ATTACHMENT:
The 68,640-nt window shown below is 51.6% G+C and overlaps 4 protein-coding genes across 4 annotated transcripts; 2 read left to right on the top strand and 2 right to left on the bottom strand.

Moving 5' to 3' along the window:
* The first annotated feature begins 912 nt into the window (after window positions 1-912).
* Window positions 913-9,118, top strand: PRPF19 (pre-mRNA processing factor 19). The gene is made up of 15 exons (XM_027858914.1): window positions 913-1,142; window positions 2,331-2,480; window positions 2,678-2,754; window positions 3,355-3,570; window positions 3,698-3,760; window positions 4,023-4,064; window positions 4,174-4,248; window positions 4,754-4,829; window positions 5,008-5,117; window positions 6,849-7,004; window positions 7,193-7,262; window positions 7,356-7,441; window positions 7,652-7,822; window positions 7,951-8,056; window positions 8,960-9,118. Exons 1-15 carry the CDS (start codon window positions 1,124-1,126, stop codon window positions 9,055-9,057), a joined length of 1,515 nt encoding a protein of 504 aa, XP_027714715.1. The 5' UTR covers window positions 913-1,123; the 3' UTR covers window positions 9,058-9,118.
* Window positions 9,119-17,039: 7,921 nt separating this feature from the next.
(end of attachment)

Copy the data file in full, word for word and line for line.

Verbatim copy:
The 68,640-nt window shown below is 51.6% G+C and overlaps 4 protein-coding genes across 4 annotated transcripts; 2 read left to right on the top strand and 2 right to left on the bottom strand.

Moving 5' to 3' along the window:
* The first annotated feature begins 912 nt into the window (after window positions 1-912).
* Window positions 913-9,118, top strand: PRPF19 (pre-mRNA processing factor 19). The gene is made up of 15 exons (XM_027858914.1): window positions 913-1,142; window positions 2,331-2,480; window positions 2,678-2,754; window positions 3,355-3,570; window positions 3,698-3,760; window positions 4,023-4,064; window positions 4,174-4,248; window positions 4,754-4,829; window positions 5,008-5,117; window positions 6,849-7,004; window positions 7,193-7,262; window positions 7,356-7,441; window positions 7,652-7,822; window positions 7,951-8,056; window positions 8,960-9,118. Exons 1-15 carry the CDS (start codon window positions 1,124-1,126, stop codon window positions 9,055-9,057), a joined length of 1,515 nt encoding a protein of 504 aa, XP_027714715.1. The 5' UTR covers window positions 913-1,123; the 3' UTR covers window positions 9,058-9,118.
* Window positions 9,119-17,039: 7,921 nt separating this feature from the next.